Astigmatism Correction at the Time of Cataract Surgery
What is astigmatism?
Astigmatism is a common eye condition that exists when the surface of the cornea or crystalline lens is irregularly shaped. It is a form of refractive error that can be present alone or in combination with myopia and hyperopia. Its correction requires the use of cylinder lens power.
The eye’s total refractive astigmatism is a combination of corneal and lenticular astigmatism. Most astigmatism comes from the cornea. The average lenticular astigmatism is 0.5 diopters against-the-rule (ATR). The amount of lenticular astigmatism can be calculated by subtracting corneal astigmatism from the total astigmatism found by refraction. Since lenticular astigmatism is eliminated with extraction of the cataract only the corneal astigmatism is considered when planning cataract surgery .
In a meta-analysis that looked at studies around the world from 1990-2016, the prevalence of astigmatism greater than 0.5 D in the world is estimated to be 40.4% (95% CI: 34.3%-46.6%) in adults over 30 years old and 14.9% (95% CI: 12.7-17.1%) in children under 20 years old. This makes astigmatism the most common refractive error in the world. Specifically for patients undergoing cataract surgery, a systematic review from 1996-2015 found there was preexisting astigmatism greater than 1.0 D in 47% of eyes. In this review the prevalence of mild astigmatism (<1.5 D) ranged from 74.6-89.6%, moderate astigmatism ( >1.5- <2.5 D) ranged from 8.1-14.9%, and significant astigmatism (>2.5 D) ranged from 2-6.8% in various countries around the world.
Patients with 1.0 D or more of astigmatism are shown to benefit from correction during or after cataract surgery, as visual acuity can decline to 20/25 with 0.75 D and 20/40 with 1.5 D of astigmatism. In general, the goal when correcting astigmatism during cataract surgery should be a post-operative residual astigmatism of 0.5 D or less  .Another metric that has been used to evaluate the success of astigmatism correction is independence from spectacles after cataract surgery, as the use of spectacles is correlated with a higher financial burden for the patient.
Classifications of Astigmatism
In a spherical cornea or lens the curvature is the same in all meridians. When astigmatism is present there are two principal meridians. One with greatest curvature (steepest) the other with least curvature (flattest)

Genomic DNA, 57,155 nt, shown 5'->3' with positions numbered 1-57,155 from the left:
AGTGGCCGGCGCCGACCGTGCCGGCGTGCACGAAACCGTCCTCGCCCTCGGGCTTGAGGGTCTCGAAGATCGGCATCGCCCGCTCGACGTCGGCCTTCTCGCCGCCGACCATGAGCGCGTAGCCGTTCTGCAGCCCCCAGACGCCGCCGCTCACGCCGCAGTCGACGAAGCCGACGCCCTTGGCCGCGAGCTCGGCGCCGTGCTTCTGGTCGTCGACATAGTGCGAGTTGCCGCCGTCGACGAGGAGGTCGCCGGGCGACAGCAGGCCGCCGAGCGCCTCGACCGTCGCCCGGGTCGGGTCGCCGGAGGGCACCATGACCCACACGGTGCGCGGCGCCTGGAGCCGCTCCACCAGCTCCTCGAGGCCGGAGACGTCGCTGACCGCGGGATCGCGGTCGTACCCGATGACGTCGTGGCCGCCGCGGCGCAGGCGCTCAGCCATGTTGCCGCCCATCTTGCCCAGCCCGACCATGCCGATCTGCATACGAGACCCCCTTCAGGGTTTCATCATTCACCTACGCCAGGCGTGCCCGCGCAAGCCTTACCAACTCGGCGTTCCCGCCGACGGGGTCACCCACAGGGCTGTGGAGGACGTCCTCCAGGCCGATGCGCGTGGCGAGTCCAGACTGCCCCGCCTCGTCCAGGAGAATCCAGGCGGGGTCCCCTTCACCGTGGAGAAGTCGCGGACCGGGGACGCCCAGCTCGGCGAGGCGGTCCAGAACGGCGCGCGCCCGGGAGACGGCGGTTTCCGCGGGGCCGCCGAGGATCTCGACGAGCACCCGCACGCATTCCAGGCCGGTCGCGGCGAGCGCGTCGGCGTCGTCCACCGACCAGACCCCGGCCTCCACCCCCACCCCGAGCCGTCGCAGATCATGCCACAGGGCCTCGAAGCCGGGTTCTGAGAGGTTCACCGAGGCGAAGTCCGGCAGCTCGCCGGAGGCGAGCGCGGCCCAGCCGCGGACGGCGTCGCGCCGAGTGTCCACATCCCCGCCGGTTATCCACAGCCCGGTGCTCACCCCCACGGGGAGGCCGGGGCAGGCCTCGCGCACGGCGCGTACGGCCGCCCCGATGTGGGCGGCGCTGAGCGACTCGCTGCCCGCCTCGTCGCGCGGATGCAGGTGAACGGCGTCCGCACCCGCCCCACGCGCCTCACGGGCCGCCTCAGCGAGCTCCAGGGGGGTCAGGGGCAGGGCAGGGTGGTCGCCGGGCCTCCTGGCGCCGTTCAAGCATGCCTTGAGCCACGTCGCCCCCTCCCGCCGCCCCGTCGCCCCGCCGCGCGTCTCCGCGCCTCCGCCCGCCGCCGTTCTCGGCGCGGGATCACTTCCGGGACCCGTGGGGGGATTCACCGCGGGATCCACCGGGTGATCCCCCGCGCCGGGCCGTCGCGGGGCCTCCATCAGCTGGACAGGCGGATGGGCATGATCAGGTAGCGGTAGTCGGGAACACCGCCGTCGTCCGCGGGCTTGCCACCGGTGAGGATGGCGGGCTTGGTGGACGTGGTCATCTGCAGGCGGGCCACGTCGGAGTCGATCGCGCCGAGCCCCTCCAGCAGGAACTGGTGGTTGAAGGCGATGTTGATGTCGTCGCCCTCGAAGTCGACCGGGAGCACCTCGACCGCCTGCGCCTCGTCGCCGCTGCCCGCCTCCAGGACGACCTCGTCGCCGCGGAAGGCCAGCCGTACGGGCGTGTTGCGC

Regular astigmatism exists when the two principal meridians are 90 degrees apart. Regular astigmatism can be fully corrected with a cylindrical lens. The great majority of astigmatism in eyes is regular. Regular astigmatism can be further classified into three types based on which meridian is the steepest.
With-the-rule (WTR) astigmatism : The steepest meridian is vertical or within 30 degrees of the 90 degree meridian (between 60 and 120 degrees).
Against-the-rule (ATR) astigmatism: The steepest meridian is horizontal or within 30 degrees of the 180 degree meridian (between 0 to 30 and 150 to 180 degrees). This type of astigmatism is more common in older patients, due to age related changes.
Oblique astigmatism: The steepest meridian is not within 30 degrees of the horizontal or vertical meridians (31 to 59 degrees and 121 to 149 degrees).
Whenever the two principal meridians are not symmetric and do not lie 90 degrees apart (orthogonal) the astigmatism is considered irregular. It is always a pathologic condition. Causes of irregular astigmatism include corneal epithelial basement membrane dystrophy, corneal degeneration, corneal scarring, pterygium, keratoconus, ocular surface disease, or prior corneal surgery. Unlike regular astigmatism, irregular astigmatism cannot be fully corrected by cylindrical lenses.
Preoperative imaging for the treatment of astigmatism during cataract surgery